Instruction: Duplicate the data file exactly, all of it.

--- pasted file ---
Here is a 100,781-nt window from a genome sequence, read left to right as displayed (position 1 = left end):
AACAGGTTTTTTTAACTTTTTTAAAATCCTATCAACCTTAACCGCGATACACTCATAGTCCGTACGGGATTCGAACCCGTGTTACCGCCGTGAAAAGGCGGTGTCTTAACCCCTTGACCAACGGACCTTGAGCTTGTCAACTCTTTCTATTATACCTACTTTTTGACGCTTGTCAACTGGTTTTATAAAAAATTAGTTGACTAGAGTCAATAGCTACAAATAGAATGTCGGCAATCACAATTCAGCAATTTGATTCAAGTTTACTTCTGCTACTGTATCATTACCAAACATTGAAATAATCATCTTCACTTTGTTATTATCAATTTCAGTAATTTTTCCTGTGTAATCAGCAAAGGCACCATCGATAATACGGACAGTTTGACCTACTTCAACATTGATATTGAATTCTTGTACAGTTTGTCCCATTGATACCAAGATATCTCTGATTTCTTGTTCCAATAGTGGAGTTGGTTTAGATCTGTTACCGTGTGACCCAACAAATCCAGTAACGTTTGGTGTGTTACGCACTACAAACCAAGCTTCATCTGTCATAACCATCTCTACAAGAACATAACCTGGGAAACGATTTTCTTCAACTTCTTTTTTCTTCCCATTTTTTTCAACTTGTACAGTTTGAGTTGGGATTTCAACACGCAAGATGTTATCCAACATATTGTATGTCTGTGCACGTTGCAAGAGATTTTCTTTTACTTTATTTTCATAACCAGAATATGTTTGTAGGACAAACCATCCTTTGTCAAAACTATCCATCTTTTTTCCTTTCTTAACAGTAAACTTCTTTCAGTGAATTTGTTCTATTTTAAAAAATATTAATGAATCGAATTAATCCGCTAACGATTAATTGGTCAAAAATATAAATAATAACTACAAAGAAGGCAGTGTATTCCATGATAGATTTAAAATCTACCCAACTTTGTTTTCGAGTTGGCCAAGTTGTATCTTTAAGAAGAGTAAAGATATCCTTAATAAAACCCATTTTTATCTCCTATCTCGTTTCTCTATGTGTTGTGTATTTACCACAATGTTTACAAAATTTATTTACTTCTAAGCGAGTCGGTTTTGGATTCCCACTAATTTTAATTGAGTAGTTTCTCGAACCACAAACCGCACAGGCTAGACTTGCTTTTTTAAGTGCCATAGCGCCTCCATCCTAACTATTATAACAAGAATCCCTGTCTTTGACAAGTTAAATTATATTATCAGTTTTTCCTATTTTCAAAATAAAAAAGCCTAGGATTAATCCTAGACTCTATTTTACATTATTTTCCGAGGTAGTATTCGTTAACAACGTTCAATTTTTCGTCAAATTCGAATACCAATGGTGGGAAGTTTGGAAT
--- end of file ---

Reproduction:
Here is a 100,781-nt window from a genome sequence, read left to right as displayed (position 1 = left end):
AACAGGTTTTTTTAACTTTTTTAAAATCCTATCAACCTTAACCGCGATACACTCATAGTCCGTACGGGATTCGAACCCGTGTTACCGCCGTGAAAAGGCGGTGTCTTAACCCCTTGACCAACGGACCTTGAGCTTGTCAACTCTTTCTATTATACCTACTTTTTGACGCTTGTCAACTGGTTTTATAAAAAATTAGTTGACTAGAGTCAATAGCTACAAATAGAATGTCGGCAATCACAATTCAGCAATTTGATTCAAGTTTACTTCTGCTACTGTATCATTACCAAACATTGAAATAATCATCTTCACTTTGTTATTATCAATTTCAGTAATTTTTCCTGTGTAATCAGCAAAGGCACCATCGATAATACGGACAGTTTGACCTACTTCAACATTGATATTGAATTCTTGTACAGTTTGTCCCATTGATACCAAGATATCTCTGATTTCTTGTTCCAATAGTGGAGTTGGTTTAGATCTGTTACCGTGTGACCCAACAAATCCAGTAACGTTTGGTGTGTTACGCACTACAAACCAAGCTTCATCTGTCATAACCATCTCTACAAGAACATAACCTGGGAAACGATTTTCTTCAACTTCTTTTTTCTTCCCATTTTTTTCAACTTGTACAGTTTGAGTTGGGATTTCAACACGCAAGATGTTATCCAACATATTGTATGTCTGTGCACGTTGCAAGAGATTTTCTTTTACTTTATTTTCATAACCAGAATATGTTTGTAGGACAAACCATCCTTTGTCAAAACTATCCATCTTTTTTCCTTTCTTAACAGTAAACTTCTTTCAGTGAATTTGTTCTATTTTAAAAAATATTAATGAATCGAATTAATCCGCTAACGATTAATTGGTCAAAAATATAAATAATAACTACAAAGAAGGCAGTGTATTCCATGATAGATTTAAAATCTACCCAACTTTGTTTTCGAGTTGGCCAAGTTGTATCTTTAAGAAGAGTAAAGATATCCTTAATAAAACCCATTTTTATCTCCTATCTCGTTTCTCTATGTGTTGTGTATTTACCACAATGTTTACAAAATTTATTTACTTCTAAGCGAGTCGGTTTTGGATTCCCACTAATTTTAATTGAGTAGTTTCTCGAACCACAAACCGCACAGGCTAGACTTGCTTTTTTAAGTGCCATAGCGCCTCCATCCTAACTATTATAACAAGAATCCCTGTCTTTGACAAGTTAAATTATATTATCAGTTTTTCCTATTTTCAAAATAAAAAAGCCTAGGATTAATCCTAGACTCTATTTTACATTATTTTCCGAGGTAGTATTCGTTAACAACGTTCAATTTTTCGTCAAATTCGAATACCAATGGTGGGAAGTTTGGAAT